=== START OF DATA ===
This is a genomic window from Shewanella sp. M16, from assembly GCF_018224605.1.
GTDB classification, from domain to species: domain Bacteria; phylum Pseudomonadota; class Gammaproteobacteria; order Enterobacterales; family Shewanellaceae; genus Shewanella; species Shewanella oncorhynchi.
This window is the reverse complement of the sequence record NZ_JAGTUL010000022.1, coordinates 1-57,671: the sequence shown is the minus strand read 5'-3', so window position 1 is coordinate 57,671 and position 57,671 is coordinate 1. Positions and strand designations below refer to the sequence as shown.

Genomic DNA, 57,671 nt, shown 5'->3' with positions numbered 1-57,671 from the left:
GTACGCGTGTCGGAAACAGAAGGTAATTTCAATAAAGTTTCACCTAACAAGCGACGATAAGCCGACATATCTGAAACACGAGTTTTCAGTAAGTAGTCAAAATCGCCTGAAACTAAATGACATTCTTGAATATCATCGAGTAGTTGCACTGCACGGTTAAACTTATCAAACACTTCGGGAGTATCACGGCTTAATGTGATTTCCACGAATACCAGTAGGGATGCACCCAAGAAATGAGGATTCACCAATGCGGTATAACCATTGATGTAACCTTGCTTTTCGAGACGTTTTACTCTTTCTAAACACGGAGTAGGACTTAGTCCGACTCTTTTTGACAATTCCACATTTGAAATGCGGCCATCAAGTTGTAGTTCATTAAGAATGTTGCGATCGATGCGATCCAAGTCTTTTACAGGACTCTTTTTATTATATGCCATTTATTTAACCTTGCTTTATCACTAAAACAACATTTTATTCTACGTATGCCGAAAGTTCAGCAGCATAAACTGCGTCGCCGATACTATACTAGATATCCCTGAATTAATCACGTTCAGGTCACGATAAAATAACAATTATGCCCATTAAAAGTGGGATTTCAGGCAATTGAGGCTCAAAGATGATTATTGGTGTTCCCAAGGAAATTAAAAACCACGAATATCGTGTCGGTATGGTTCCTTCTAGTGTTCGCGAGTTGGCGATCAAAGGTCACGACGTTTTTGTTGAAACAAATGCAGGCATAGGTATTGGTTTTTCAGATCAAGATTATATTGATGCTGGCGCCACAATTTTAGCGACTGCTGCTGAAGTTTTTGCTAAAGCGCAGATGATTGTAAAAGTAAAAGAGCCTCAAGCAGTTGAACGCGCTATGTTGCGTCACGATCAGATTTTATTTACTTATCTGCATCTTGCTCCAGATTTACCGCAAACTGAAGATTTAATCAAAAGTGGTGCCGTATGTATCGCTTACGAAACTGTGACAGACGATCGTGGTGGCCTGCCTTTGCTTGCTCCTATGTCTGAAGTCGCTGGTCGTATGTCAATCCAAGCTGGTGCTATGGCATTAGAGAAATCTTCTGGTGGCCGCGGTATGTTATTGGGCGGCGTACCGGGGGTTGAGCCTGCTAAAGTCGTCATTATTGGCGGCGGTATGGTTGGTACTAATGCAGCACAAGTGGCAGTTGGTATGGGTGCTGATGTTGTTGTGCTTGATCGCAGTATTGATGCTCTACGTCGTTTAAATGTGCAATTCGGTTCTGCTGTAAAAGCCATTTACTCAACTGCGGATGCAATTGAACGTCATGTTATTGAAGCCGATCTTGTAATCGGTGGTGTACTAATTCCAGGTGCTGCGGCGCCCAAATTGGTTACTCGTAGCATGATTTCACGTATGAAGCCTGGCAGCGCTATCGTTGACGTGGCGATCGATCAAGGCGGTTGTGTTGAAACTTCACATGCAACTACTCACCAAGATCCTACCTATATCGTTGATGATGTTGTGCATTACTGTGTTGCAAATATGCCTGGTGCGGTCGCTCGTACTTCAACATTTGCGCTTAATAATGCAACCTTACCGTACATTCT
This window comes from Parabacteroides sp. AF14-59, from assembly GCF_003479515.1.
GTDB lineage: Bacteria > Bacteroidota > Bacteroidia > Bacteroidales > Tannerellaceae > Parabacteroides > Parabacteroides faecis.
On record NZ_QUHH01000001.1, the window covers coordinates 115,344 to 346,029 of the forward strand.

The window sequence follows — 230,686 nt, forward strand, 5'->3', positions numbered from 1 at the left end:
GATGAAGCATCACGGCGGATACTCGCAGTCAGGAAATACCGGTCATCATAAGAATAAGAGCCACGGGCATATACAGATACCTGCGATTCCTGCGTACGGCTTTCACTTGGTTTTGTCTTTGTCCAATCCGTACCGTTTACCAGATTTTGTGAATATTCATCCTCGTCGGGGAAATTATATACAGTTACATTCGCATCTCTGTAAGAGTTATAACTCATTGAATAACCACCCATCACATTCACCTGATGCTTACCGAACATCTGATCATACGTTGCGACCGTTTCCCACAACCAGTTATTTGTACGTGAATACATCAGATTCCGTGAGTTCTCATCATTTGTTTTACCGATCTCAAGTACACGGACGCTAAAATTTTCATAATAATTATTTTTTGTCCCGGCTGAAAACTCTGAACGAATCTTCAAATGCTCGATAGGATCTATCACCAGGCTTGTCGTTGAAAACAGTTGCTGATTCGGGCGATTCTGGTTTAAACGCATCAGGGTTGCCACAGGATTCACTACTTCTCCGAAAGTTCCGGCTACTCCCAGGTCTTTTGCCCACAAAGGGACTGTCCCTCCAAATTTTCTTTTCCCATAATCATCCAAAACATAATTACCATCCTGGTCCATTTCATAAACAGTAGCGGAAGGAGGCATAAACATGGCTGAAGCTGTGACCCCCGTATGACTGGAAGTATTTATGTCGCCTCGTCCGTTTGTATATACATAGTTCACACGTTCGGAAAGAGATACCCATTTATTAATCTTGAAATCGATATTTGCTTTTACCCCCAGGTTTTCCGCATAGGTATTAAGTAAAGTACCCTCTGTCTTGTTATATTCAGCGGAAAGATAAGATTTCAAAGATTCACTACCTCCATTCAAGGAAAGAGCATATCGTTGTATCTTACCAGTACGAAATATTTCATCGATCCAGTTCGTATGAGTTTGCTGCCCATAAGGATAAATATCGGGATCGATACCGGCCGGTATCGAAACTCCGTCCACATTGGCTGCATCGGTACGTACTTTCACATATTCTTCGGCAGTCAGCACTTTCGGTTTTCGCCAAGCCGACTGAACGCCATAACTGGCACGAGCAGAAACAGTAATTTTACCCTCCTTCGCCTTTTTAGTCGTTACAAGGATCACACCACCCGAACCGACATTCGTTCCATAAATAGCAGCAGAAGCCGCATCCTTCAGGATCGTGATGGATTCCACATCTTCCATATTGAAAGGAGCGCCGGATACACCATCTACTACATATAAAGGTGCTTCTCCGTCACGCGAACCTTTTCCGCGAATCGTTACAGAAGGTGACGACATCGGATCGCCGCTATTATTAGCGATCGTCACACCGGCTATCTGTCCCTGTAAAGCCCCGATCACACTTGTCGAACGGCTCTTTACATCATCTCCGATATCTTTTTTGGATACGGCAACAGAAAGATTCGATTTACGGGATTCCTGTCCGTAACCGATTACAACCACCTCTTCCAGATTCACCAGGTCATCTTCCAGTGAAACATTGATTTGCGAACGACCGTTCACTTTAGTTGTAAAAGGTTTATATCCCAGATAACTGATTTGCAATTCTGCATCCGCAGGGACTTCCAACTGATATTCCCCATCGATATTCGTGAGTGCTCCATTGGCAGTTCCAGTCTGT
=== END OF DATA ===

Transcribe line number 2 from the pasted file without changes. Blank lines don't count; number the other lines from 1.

GTDB classification, from domain to species: domain Bacteria; phylum Pseudomonadota; class Gammaproteobacteria; order Enterobacterales; family Shewanellaceae; genus Shewanella; species Shewanella oncorhynchi.